Say you have a great new invention. What is one major thing you need to do before releasing it to the world and making your millions? Get a patent! Don’t stop there, though. In many cases, it makes sense to get a design patent in addition to a standard utility patent.
What is a design patent, you ask? When a person normally thinks of a patent, they think of a utility patent, which protects against infringement by devices that have the same structure or functionality as your invention. However, as any marketing guru will tell you, not only does your new invention have to be a great device, it also has to look great so that it stands out on the shelves and attracts consumers’ attention. This is where a design patent comes in – it protects the appearance of your great new device.
For example, if you’ve invented a great new running shoe that creates additional comfort by attaching the sole to the boot of the shoe in a unique way, a utility patent will protect that functionality. But in a crowded market like running shoes, your product also will need to look stylish in order to compete. For example, a design patent can complement your utility patent by protecting the unique look of your shoe so that a competitor cannot copy your snazzy look-and-feel and circumvent your patent by structuring the sole-boot connection differently.
In addition to offering protection that a utility patent cannot, design patents also have several distinct advantages over utility patents. For one, they are typically much cheaper and faster to obtain than a utility patent. Second, if a design patent owner prevails in an infringement case, they could be entitled to the full profits earned by the infringer, not just a royalty percentage as in a utility patent case. Finally, if multiple defendants are selling a product infringing a design patent (i.e., a manufacturer and a retailer), the patent owner may be able to collect profits from all of them. Conversely, in a utility patent case, damages from the first sale of the product by the manufacturer implicitly will license any subsequent sellers such as the retailer.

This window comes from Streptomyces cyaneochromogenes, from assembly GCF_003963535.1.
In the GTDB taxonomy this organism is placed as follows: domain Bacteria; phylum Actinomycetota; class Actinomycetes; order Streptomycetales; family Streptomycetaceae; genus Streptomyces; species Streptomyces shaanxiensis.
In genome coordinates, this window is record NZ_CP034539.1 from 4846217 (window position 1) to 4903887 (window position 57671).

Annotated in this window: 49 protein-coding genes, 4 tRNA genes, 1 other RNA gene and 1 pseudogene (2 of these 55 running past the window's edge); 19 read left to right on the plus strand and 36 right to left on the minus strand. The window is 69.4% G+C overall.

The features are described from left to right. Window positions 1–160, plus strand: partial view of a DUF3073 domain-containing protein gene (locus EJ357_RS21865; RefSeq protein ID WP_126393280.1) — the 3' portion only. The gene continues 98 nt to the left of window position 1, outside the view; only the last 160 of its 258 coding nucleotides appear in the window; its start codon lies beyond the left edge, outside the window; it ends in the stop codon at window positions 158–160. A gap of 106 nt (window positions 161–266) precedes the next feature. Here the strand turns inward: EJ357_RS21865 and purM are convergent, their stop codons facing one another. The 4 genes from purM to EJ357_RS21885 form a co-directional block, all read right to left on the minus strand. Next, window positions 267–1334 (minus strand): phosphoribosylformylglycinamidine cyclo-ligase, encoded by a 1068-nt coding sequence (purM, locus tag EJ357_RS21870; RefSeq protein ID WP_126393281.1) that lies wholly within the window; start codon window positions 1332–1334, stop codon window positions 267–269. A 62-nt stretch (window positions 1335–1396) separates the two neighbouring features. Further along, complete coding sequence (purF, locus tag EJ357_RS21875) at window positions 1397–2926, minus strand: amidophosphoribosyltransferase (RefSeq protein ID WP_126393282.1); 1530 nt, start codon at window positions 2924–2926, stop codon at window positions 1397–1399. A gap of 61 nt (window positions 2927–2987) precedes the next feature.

In sum, any time you have a great new invention and are looking for patent protection, be sure to ask your patent attorney if a design patent would provide you with additional protection.